|The Anatomy of the Honey Bee, Snodgrass R, November 2009 (1910)||An absolute classic packed with superb hand-drawn illustrations although the reprint quality is a disappointment|
|Queen Rearing, Snelgrove L E, 4th Ed 1991 (1946)||Very comprehensive if not a somewhat outdated style of presentation.
|The Beehive, Wikipedia, https://en.wikipedia.org/wiki/Beehive||A comprehensive introduction to the bee hive, including skeps, ekes through to the framed Langstroth,|
|The Insects - Structure and Function, Chapman R F, 5th Ed,1982 (1910)||The Insects has been the standard textbook in the field since the first edition published over forty years ago - for the serious entomological student.|
|The Bee: A Natural History, Noah Wilson Richm et al, August 24, 2014||Bees pollinate fruit, vegetable, and seed crops that we rely on to survive. Bees are crucial to the reproduction and diversity of flowering plants, yet bees are dying at an alarming rate, threatening food supplies and ecosystems around the world. This well illustrated work delves into the causes and potential outcome of planet wide the threat to bees
| I. W. Forster (1971) Effect of clipping queen honey bees' wings, New Zealand Journal of Agricultural Research, 14:2, 535-537, DOI: 10.1080/00288233.|
|Beekeepers sometimes clip the wings of queen bees to prevent their leaving with swarms. Clipping also identifies the queen, so allowing the keeping of reliable records that may be particularly important in experimental work. Clipping for swarm control is recommended by a number of established authorities inlcuding Manley (1948). Root (1959), and Eckert and Shaw (1960); Winter (1948) is noncommittal about the practice; Grout (1963) states that clipping. at best, only defers swarming; Butler (1946) and Wed more (1946) consider it worthless as a means of preventing swarming. Whatever the opinion of these authorities on the efficacy of clipping as a means of swarm control, none regards it as harmful to the queen. or likely to have an undesirable effect on the hive. Some beekeepers consider that clipping impairs a queen's egg-laying ability, and that she becomes more prone to injury through being unable to balance herself properly or to use her wings to break a fall. Supersedure is thought to occur more readily among clipped queens.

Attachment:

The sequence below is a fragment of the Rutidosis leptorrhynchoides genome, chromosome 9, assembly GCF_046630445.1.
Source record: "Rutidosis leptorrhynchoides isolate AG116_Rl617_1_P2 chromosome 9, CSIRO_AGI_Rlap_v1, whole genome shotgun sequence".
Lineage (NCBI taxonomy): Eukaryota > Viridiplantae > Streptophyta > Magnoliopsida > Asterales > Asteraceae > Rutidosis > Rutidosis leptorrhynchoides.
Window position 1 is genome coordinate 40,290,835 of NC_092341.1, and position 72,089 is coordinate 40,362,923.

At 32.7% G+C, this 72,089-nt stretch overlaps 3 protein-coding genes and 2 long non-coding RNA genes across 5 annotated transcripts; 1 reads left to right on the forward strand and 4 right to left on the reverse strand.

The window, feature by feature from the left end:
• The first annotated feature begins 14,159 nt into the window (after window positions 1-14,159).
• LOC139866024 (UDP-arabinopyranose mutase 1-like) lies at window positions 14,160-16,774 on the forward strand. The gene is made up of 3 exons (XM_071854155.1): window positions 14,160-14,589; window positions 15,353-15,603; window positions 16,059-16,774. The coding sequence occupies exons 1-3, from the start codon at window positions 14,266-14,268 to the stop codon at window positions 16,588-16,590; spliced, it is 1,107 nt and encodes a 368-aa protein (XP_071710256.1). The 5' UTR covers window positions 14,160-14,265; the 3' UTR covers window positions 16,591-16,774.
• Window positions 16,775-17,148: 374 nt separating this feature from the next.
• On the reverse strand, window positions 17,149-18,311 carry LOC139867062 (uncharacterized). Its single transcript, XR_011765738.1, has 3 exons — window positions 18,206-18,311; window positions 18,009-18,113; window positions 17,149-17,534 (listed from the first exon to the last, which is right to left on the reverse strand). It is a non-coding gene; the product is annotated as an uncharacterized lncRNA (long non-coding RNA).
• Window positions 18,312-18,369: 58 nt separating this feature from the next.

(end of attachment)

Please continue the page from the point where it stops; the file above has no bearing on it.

Honeybee colonies headed by clipped and unclipped queens are compared during three seasons for the equivalent of 124 colony years.
Clipping did not increase queen supersedure or affect honey production.
|A Sting in the Tale: My Adventures with Bumblebees, Goulson D, April 2014||A very readable work on the bumblebee.
|The Biology of the Honey Bee, Winston M L,1991||In a bright and engaging style, this very readable text probes the dynamics of the honey bee’s social organization, recreating the complex infrastructure of the nest, the highly specialized behavior of workers, queens, and drones, and examines in detail the remarkable ability of the honey bee colony to regulate its functions according to events within and outside the nest.
|Understanding Bee Anatomy: A Full Colour Guide, Snell I, 2012||A very comprehensively illustrated anatomy of the honeybee.
|Pollen Chart, Wikipedia, https://en.wikipedia.org/wiki/Pollen_source||Although based on United States flora, this is a very comprehensive guide to the range of pollens available through the seasons of the year.|